NASA’s four-limbed robot LEMUR has successfully climbed a cliff in Death Valley and is now inspiring future climbing robots. LEMUR has four limbs and 16 fingers equipped with hundreds of tiny fishhooks. (Image credit: NASA)


NASA has been sending robots and rovers to Mars for years, but their capability for exploration is limited, especially when it comes to hard to reach places. To tackle this, NASA’s Jet Propulsion Laboratory (JPL) in Pasadena, California developed the climbing robot LEMUR (Limbed Excursion Mechanical Utility Robot). Originally conceived as a repair robot for the International Space Station, LEMUR is a four-limbed robot that can climb rock walls. Using its 16 fingers equipped with hundreds of tiny fishhooks and AI, it can easily scale rock walls. While the LEMUR project is now over, JPL sent to on one final field test in Death Valley, California. 


The latest version of LEMUR was sent up a cliff in Death Valley earlier this year. From there, the robot’s AI picked its own path and used its limbs to scale up it while scanning for ancient fossils. LEMUR not only successfully made the climb, it also found fossilized balls of algae that used to live in the sea that was previously in the area.  The fossils are around 500 million years old, showing the robot's capability to detect signs of previous life -- an important factor for exploring other planets.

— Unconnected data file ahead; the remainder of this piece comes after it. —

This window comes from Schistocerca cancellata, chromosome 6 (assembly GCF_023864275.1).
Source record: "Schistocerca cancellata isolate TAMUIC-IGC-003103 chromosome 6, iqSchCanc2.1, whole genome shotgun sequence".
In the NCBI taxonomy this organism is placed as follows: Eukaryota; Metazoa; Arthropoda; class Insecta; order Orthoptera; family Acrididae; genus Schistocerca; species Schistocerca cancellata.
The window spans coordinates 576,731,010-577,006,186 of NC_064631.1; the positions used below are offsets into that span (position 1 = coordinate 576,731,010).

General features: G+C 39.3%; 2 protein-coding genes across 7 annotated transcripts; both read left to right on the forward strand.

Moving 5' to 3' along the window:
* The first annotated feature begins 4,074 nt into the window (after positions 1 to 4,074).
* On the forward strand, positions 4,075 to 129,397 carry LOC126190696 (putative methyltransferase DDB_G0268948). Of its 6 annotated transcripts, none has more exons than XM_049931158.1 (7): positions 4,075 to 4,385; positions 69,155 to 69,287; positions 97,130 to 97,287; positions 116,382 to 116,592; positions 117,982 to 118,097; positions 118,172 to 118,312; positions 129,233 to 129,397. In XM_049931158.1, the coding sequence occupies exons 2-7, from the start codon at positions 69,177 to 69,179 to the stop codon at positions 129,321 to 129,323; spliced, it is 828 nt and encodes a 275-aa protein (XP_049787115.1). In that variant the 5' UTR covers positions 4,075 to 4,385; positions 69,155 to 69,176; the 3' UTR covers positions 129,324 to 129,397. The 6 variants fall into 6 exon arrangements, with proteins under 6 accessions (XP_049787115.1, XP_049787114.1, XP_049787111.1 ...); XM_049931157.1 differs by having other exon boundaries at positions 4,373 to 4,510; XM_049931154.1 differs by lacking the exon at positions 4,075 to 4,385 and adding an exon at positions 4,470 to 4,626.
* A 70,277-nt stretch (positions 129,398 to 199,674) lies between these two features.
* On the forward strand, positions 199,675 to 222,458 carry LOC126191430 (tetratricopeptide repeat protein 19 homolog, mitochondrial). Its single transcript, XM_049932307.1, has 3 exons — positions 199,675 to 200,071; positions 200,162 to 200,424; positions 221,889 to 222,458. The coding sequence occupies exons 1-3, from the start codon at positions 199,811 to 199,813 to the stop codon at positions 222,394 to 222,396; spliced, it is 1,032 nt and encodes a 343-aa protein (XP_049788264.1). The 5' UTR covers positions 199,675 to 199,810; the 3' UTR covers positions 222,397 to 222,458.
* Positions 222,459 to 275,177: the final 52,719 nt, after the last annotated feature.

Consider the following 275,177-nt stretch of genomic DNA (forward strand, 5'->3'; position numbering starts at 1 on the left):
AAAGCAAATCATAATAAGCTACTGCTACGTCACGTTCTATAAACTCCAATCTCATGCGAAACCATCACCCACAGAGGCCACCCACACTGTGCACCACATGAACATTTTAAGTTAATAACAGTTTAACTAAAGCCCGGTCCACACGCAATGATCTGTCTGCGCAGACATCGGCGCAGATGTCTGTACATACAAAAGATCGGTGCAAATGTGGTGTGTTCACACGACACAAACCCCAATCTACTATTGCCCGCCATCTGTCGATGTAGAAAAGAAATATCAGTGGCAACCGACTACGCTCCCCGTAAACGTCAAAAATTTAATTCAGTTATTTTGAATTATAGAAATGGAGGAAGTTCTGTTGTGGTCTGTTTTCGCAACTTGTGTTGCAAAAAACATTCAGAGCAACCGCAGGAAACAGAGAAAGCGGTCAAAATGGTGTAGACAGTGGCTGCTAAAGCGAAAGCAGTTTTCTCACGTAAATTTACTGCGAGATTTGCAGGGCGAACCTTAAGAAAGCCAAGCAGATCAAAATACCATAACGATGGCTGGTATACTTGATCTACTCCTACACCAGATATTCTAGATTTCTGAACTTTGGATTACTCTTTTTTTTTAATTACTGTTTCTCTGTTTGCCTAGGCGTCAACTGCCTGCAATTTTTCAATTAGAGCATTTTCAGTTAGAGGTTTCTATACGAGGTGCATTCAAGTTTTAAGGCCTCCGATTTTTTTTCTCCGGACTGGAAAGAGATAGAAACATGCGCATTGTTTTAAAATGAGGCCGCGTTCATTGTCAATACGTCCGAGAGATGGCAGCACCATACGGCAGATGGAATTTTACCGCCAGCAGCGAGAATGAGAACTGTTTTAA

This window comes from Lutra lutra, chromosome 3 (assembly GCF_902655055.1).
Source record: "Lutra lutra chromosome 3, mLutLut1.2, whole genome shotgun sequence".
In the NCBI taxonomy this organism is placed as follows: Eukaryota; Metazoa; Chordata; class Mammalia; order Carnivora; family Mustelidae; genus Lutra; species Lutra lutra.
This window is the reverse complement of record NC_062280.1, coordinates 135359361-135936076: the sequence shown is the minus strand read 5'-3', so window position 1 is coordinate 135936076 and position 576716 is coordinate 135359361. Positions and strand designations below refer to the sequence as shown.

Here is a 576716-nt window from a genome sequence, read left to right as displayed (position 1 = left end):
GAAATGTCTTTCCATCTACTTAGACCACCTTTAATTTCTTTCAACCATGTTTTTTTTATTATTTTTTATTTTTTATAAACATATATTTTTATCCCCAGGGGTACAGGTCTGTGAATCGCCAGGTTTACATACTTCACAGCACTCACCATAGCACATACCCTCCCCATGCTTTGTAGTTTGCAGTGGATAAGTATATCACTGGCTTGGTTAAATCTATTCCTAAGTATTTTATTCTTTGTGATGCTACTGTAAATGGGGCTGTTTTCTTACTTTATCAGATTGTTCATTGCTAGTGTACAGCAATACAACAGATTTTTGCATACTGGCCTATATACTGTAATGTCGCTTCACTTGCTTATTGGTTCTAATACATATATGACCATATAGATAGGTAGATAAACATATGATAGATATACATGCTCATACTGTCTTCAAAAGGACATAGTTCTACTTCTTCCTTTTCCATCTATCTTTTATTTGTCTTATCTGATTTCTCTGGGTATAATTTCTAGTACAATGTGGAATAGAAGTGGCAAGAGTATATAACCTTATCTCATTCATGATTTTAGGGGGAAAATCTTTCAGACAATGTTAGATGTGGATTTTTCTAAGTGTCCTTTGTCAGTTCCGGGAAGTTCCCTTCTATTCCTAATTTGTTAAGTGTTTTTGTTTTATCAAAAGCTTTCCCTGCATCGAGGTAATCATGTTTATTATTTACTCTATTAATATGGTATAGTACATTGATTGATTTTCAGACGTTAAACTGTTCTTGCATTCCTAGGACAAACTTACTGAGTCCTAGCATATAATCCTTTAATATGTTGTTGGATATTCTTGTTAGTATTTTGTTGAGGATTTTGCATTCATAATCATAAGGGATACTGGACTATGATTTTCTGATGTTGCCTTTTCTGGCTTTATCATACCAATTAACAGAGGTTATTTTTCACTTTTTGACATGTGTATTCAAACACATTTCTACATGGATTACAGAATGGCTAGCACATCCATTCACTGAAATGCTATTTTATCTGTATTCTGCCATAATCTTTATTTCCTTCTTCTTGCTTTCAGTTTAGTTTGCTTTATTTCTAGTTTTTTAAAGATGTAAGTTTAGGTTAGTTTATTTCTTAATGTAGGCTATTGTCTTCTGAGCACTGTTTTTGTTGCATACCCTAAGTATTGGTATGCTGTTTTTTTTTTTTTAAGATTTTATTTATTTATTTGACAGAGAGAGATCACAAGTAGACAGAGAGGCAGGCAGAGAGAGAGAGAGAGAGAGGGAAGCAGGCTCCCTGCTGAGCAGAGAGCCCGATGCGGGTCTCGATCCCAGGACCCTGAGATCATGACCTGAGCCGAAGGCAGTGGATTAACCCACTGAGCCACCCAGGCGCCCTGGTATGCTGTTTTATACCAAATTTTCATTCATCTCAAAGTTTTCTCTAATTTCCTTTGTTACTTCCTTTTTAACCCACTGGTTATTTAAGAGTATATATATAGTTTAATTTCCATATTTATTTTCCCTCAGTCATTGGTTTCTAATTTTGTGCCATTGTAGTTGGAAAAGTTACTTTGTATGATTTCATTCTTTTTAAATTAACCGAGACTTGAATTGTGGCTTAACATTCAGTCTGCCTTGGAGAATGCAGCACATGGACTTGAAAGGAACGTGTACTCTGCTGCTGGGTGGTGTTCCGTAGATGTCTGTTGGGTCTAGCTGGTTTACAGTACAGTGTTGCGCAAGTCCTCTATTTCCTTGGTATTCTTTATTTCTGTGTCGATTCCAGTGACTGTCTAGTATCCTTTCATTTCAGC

Though the LEMUR project is over, it’s been an inspiration for climbing robots currently in development. JPL is also working on the Ice Worm, which was adapted from a single limb of the LEMUR. It moves across surfaces by scrunching and extending its joints like an inchworm. It climbs ice walls by drilling one end at a time into the surface. This same technique can be used to stabilize itself while taking samples. The Ice Worm also has LEMUR’s AI, which allows it to move around by learning from its previous mistakes. JPL is testing Ice Worm on glaciers in Antarctica and ice caves in Mount St. Helens. The team hopes to use the bot to explore the moons of Saturn and Jupiter.


Another robot in development is the Underwater Gripper. Built for underwater exploration, it has the same fishhook grips as the LEMUR to help it traverse irregular surfaces. Currently, the robot is attached to the underwater research vessel Nautilus operated by the Ocean Exploration Trust off the coast of Hawaii. One day, it could be used for operations on an asteroid or other small bodies in the solar system. RoboSimian, originally built for DARPA's Robotics Challenge as a disaster-relief robot, is also in development. Similar to the LEMUR, it has four limbs, but has spring wheels made from music wires to help it move over uneven ground. It can walk on four legs, crawl, move like a worm, and slide on its belly like a penguin.


The LEMUR may not be heading up any missions, but it’s proving to play an important role in the future of exploration robots. Its results and technologies are being used to create more advanced robots that will hopefully be sent out to explore planets in the near future.



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